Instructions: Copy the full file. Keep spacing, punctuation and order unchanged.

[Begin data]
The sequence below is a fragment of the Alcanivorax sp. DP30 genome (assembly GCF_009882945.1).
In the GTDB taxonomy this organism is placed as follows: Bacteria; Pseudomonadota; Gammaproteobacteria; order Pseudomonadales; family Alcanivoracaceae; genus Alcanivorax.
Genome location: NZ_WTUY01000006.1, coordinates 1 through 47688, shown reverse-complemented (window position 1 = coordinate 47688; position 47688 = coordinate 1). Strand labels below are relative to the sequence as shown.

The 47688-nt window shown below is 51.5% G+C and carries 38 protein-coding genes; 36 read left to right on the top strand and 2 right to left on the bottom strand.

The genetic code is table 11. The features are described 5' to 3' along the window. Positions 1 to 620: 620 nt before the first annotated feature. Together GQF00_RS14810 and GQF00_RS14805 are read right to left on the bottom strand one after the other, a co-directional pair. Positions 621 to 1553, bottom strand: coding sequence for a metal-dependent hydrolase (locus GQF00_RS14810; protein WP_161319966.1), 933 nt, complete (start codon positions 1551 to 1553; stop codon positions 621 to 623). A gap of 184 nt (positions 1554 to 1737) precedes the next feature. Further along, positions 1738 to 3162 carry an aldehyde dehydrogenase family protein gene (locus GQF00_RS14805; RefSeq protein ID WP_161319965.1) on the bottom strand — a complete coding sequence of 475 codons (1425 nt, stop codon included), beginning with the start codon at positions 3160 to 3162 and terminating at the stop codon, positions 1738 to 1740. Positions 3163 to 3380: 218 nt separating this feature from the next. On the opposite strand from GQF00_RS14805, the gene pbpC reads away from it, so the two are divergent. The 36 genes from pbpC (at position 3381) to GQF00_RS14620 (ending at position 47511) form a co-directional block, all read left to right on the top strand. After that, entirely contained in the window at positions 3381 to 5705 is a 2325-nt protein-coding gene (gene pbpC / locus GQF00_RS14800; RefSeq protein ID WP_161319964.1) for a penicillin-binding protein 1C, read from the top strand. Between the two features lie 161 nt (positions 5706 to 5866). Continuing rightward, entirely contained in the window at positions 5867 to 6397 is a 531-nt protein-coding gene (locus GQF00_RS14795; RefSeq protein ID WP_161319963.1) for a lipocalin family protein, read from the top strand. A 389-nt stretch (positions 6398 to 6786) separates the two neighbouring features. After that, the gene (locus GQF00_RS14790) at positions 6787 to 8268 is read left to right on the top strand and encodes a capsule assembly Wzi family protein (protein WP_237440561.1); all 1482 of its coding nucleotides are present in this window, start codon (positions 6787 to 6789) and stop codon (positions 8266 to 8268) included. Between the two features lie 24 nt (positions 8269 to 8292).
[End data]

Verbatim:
The sequence below is a fragment of the Alcanivorax sp. DP30 genome (assembly GCF_009882945.1).
In the GTDB taxonomy this organism is placed as follows: Bacteria; Pseudomonadota; Gammaproteobacteria; order Pseudomonadales; family Alcanivoracaceae; genus Alcanivorax.
Genome location: NZ_WTUY01000006.1, coordinates 1 through 47688, shown reverse-complemented (window position 1 = coordinate 47688; position 47688 = coordinate 1). Strand labels below are relative to the sequence as shown.

The 47688-nt window shown below is 51.5% G+C and carries 38 protein-coding genes; 36 read left to right on the top strand and 2 right to left on the bottom strand.

The genetic code is table 11. The features are described 5' to 3' along the window. Positions 1 to 620: 620 nt before the first annotated feature. Together GQF00_RS14810 and GQF00_RS14805 are read right to left on the bottom strand one after the other, a co-directional pair. Positions 621 to 1553, bottom strand: coding sequence for a metal-dependent hydrolase (locus GQF00_RS14810; protein WP_161319966.1), 933 nt, complete (start codon positions 1551 to 1553; stop codon positions 621 to 623). A gap of 184 nt (positions 1554 to 1737) precedes the next feature. Further along, positions 1738 to 3162 carry an aldehyde dehydrogenase family protein gene (locus GQF00_RS14805; RefSeq protein ID WP_161319965.1) on the bottom strand — a complete coding sequence of 475 codons (1425 nt, stop codon included), beginning with the start codon at positions 3160 to 3162 and terminating at the stop codon, positions 1738 to 1740. Positions 3163 to 3380: 218 nt separating this feature from the next. On the opposite strand from GQF00_RS14805, the gene pbpC reads away from it, so the two are divergent. The 36 genes from pbpC (at position 3381) to GQF00_RS14620 (ending at position 47511) form a co-directional block, all read left to right on the top strand. After that, entirely contained in the window at positions 3381 to 5705 is a 2325-nt protein-coding gene (gene pbpC / locus GQF00_RS14800; RefSeq protein ID WP_161319964.1) for a penicillin-binding protein 1C, read from the top strand. Between the two features lie 161 nt (positions 5706 to 5866). Continuing rightward, entirely contained in the window at positions 5867 to 6397 is a 531-nt protein-coding gene (locus GQF00_RS14795; RefSeq protein ID WP_161319963.1) for a lipocalin family protein, read from the top strand. A 389-nt stretch (positions 6398 to 6786) separates the two neighbouring features. After that, the gene (locus GQF00_RS14790) at positions 6787 to 8268 is read left to right on the top strand and encodes a capsule assembly Wzi family protein (protein WP_237440561.1); all 1482 of its coding nucleotides are present in this window, start codon (positions 6787 to 6789) and stop codon (positions 8266 to 8268) included. Between the two features lie 24 nt (positions 8269 to 8292).